His idea is simply that the properties of Bitcoin and the fact that, when properly custodied, it requires extreme amounts of energy to steal or spoof make it an attractive addition to warfighting technologies.
Right now, we use that property to hold Bitcoin as an asset that can be sold in the future; as money. It benefits everyone to have a little in case it's the only money left standing.
In the realm of cybersecurity, a theoretical computer that is hardwired to operate only if a specific transaction is seen on chain becomes immune to all forms of software hacking. You can't hack the blockchain. And you can store the signing device in a nuclear vault.
I'm not saying we know exactly how Bitcoin can be used for cybersecurity, but the possiblity exists. Because the possibility exists, we have to make an attempt to adopt it for that purpose before anyone else does. Because historically, dismissing new technology is the losing strategy. Adopting it is risky and time consuming, but I don't see how anyone can argue that investing time in finding new uses for Bitcoin is a bad opportunity cost.
Currently, Nostr is an open, permissionless protocol where each user is connected to 10-30 relays distributed across the world.
However, there are some risks, such as custodial clients, super apps, and relays becoming saturated.
In November 2022, El Salvador President Nayib Bukele announced a country-level dollar cost averaging (DCA) plan, promising to buy one bitcoin every day. At the time, the country – based on public statements from Bukele - was already the owner of 2,381 bitcoins purchased at an average price of roughly $44,300.
Free speech is a great selling point, no matter what you think about Elon Musk. He is not an Albert Einstein, but he is a great salesman. His entire selling point of X is free speech, which he can't deliver – we recently saw that.
Nostr, by design, provides free speech. Free speech should also remain a fundamental part of Nostr.
Some people will play a game where others are obviously cheating, because they have found a comfortable, mental place for themselves as the victim.
It allows them the benefit of being self righteous about never winning. "It's not my fault, it's because my opponent cheats."
This can actually *stop* many from switching to a fair, honest game. Because if they did, they now have to live by their own merits, go through the painful process of learning, and they lose the comfort of always having someone else to blame.
I think this is a big part of why some fear #Bitcoin. Being cheated by fiat is easier and you can always say, "it's because politician X/corporation Y is evil that I don't succeed."
I don't say this to be derogatory either. It's just human nature. Sometimes we find comfort in certainty and stability, even if it's harming us.
Taking responsibility and embracing uncertainty is neither fun nor easy.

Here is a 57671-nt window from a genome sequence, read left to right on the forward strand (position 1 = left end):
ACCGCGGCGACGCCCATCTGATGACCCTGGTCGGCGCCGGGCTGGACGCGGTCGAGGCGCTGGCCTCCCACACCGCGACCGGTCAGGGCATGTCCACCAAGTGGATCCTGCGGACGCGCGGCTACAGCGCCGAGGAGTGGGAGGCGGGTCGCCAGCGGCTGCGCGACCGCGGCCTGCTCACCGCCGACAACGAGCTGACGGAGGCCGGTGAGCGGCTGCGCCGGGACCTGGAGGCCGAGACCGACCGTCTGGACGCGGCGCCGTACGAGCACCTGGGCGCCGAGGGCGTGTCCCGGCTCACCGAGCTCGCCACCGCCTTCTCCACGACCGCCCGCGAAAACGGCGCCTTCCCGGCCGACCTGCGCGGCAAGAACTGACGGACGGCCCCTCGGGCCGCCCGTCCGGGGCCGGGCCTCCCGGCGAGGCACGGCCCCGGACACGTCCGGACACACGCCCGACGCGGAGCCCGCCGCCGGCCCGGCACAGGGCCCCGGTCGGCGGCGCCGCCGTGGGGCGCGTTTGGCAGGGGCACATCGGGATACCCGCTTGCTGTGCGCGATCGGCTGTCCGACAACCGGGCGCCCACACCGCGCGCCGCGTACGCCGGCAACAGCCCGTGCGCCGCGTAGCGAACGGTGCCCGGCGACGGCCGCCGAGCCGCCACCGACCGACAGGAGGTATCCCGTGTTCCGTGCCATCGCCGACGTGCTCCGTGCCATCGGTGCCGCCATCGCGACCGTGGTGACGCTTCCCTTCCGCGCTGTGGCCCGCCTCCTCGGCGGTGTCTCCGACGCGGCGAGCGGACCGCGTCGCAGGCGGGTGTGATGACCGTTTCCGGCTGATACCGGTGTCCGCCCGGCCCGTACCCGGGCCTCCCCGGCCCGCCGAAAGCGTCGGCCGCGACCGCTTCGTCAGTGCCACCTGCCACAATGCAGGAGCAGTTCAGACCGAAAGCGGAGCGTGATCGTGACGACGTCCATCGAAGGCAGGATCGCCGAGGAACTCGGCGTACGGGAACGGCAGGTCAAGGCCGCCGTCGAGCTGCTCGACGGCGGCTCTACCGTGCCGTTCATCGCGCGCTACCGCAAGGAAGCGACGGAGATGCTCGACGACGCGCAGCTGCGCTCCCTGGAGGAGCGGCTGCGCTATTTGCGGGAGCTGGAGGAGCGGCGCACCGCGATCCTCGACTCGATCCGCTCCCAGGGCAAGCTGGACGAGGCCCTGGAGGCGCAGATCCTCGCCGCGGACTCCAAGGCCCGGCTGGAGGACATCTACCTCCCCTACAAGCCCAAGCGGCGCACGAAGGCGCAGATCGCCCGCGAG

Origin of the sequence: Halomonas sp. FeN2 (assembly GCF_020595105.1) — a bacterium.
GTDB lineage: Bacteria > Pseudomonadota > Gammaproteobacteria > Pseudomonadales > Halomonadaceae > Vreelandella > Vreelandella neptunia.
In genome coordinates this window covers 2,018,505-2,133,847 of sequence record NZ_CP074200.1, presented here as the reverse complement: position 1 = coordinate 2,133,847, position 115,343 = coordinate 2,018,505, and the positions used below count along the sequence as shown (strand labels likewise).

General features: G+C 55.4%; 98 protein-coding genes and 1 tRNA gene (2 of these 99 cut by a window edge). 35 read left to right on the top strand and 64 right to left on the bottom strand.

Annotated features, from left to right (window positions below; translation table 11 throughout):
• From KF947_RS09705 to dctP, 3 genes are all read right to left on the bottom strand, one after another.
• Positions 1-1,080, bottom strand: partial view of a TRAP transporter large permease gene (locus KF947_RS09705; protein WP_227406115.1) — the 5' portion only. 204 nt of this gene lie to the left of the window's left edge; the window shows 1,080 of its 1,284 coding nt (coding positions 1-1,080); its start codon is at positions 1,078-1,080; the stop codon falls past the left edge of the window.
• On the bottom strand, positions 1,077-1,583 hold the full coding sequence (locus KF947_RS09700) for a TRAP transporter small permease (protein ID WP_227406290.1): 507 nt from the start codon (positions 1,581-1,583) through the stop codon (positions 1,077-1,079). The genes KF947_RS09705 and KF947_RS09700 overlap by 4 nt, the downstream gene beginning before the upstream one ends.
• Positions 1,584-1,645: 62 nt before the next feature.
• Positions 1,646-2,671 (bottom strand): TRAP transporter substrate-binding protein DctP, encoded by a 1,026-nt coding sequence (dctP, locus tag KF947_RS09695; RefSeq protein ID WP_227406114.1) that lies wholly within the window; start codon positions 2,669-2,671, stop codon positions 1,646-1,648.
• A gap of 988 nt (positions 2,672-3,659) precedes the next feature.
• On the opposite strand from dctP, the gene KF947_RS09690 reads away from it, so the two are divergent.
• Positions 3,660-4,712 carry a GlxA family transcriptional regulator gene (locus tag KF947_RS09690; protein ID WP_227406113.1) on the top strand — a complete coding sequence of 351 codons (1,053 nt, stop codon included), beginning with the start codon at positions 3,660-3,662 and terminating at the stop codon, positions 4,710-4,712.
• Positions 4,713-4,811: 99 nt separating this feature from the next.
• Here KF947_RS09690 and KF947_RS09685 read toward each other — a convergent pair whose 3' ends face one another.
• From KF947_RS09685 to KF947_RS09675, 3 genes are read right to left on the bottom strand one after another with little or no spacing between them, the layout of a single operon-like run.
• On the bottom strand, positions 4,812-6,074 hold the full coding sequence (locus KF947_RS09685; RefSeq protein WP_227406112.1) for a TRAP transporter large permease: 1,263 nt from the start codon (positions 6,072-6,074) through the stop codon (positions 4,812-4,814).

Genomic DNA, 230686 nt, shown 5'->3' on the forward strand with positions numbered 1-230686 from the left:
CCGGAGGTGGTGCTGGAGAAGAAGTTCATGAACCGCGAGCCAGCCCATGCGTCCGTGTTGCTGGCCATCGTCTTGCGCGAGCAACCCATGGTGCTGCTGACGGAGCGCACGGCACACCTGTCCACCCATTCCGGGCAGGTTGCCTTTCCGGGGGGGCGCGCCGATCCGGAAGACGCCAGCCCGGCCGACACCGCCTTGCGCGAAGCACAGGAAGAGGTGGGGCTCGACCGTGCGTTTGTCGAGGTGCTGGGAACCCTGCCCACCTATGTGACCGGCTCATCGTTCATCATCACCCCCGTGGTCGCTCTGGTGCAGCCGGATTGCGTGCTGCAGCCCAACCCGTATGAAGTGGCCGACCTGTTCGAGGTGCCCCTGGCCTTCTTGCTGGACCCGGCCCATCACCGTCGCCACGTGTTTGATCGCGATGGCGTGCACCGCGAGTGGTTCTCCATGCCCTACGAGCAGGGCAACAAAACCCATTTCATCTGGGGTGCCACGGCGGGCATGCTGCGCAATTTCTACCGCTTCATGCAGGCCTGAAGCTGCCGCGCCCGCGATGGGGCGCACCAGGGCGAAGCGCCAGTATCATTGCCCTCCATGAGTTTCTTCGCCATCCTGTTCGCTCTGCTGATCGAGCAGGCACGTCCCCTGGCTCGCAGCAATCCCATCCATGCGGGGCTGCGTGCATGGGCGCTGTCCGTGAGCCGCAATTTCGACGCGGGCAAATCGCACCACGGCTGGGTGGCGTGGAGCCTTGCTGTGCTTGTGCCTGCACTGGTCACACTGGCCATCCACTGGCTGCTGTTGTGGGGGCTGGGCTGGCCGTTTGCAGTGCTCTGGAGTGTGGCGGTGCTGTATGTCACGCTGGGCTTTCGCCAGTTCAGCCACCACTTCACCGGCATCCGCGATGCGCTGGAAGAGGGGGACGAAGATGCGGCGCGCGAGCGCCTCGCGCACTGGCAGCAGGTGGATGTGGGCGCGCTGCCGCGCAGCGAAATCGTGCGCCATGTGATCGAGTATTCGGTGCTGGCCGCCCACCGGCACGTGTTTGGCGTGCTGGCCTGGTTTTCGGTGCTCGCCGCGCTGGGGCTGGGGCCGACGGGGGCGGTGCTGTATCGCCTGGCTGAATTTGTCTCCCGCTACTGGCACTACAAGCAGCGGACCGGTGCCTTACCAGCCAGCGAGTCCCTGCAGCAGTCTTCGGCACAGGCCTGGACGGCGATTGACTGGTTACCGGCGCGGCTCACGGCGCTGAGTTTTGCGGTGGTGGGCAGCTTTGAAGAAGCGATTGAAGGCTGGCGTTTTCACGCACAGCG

this applies to fiat, which is consistently being devalued. each sat is a gift for your offspring is how I see it, can’t see myself explaining to them that I’d rather gamble it away than pass on the torch.. can’t see myself telling them I didn’t donate some to valuable devs building the infrastructure for them to exercise their freedom on an open protocol.. list goes on but hey, my perspective is different than yours.. I can clearly see the fun in being a degen n doing what we did, it’s a matter of balance though.. there’s zero balance in doing it day in n day out, which is why I proposed 3 days out of the week for it.. good luck & godspeed
Don't just do backups. Think through failure modes. Here are some examples to think through:
BAD: I accidentally deleted a directory and lost several months of work. RAID immediately mirrored the delete! Shit I thought RAID would protect me.
GOOD: use zfs or btrfs and take snapshots.
BAD: I've been backing up to a NAS but then I got cryptolockered, and they got into the NAS and cryptolockered that too!
GOOD: disconnect your backup system from the network when it is not running backups.
BAD: I've been making offline backups, but also defying the government. They came and raided the house and took my computers AND the backups.
GOOD: take backups offsite.
BAD: I took my backups offsite to a friends house, but we got into a fight. Now I have no backups.
GOOD: I treat my friends very well.
BAD: I took my backups offsite to a friends house, but it turned out he was an FBI agent.
GOOD: I shake down all my friends, and put them through torture sessions to extract all useful information before I trust them.
I like a lot of the goals - tough, bullet proof, more areodynamic than most trucks (despite looking like a brick), & I don't hate the idea of a cyberpunk aesthetic, but I agree that it's probably not going to live up to the hype & the look definitely leaves something to be desired.
I kinda think a series hybrid with a diesel generator & maybe large capacitors of some sort might ultimately be the way to go, but idk. It is at least more interesting than the indistinguishable cookie cutter bullshit that is now being made by basically every car company.